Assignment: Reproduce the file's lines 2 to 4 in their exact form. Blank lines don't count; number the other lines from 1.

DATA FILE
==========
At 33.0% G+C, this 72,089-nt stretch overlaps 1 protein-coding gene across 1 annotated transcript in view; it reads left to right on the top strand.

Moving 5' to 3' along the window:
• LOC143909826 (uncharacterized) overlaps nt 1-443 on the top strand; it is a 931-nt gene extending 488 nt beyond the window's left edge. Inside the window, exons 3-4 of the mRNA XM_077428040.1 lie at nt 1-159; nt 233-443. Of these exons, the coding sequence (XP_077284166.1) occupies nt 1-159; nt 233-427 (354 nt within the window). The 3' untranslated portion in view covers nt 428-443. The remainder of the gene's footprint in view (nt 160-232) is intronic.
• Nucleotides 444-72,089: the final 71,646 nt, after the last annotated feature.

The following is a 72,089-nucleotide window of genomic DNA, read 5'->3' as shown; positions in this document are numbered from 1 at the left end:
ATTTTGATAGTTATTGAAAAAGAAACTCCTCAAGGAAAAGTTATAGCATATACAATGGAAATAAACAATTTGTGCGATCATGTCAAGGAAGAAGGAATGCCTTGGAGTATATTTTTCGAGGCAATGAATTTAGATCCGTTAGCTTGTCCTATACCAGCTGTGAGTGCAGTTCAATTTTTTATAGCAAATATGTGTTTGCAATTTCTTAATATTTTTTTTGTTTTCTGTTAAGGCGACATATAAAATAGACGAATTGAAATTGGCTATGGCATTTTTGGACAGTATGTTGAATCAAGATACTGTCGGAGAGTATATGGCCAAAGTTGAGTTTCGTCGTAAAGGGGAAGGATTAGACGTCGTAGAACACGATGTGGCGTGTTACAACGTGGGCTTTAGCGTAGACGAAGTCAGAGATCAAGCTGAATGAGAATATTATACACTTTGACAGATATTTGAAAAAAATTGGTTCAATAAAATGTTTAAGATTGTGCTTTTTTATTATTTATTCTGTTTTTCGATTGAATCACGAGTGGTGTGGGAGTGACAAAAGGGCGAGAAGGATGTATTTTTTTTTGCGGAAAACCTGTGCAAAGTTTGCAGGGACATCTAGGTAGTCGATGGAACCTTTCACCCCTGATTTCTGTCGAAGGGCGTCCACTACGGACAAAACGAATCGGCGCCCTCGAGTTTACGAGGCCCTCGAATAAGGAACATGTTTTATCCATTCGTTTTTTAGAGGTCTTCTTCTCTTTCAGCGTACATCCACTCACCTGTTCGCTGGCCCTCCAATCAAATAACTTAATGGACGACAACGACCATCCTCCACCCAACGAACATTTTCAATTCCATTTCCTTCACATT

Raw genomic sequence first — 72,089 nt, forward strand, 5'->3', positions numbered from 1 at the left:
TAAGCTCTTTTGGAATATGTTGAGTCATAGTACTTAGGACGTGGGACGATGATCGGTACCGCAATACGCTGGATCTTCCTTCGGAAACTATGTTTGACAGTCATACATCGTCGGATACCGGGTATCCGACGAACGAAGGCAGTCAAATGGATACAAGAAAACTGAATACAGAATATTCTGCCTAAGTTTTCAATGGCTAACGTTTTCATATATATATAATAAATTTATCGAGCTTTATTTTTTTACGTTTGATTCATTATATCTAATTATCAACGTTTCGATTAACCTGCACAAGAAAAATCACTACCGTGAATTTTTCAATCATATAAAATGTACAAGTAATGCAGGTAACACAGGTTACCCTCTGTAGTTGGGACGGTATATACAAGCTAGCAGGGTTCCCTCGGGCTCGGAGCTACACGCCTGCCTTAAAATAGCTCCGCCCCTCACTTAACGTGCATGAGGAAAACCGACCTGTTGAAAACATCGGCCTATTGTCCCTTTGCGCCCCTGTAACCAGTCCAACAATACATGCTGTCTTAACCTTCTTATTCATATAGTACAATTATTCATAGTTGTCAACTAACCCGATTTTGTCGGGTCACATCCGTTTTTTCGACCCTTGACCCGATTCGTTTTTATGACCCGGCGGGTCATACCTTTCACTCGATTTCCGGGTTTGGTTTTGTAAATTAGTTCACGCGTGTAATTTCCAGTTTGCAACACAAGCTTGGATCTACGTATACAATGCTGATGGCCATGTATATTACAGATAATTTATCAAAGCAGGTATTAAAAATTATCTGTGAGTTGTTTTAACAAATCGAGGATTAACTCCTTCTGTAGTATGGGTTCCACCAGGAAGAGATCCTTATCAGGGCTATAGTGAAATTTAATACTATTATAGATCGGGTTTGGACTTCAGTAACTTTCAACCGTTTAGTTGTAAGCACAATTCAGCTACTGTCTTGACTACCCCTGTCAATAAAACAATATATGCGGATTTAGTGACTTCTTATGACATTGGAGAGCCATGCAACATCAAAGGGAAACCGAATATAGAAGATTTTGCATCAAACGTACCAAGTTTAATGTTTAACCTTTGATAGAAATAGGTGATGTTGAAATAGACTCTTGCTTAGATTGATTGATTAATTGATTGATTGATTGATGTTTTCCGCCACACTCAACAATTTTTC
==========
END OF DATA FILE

Moving 5' to 3' along the window:
• LOC143909826 (uncharacterized) overlaps nt 1-443 on the top strand; it is a 931-nt gene extending 488 nt beyond the window's left edge. Inside the window, exons 3-4 of the mRNA XM_077428040.1 lie at nt 1-159; nt 233-443. Of these exons, the coding sequence (XP_077284166.1) occupies nt 1-159; nt 233-427 (354 nt within the window). The 3' untranslated portion in view covers nt 428-443. The remainder of the gene's footprint in view (nt 160-232) is intronic.
• Nucleotides 444-72,089: the final 71,646 nt, after the last annotated feature.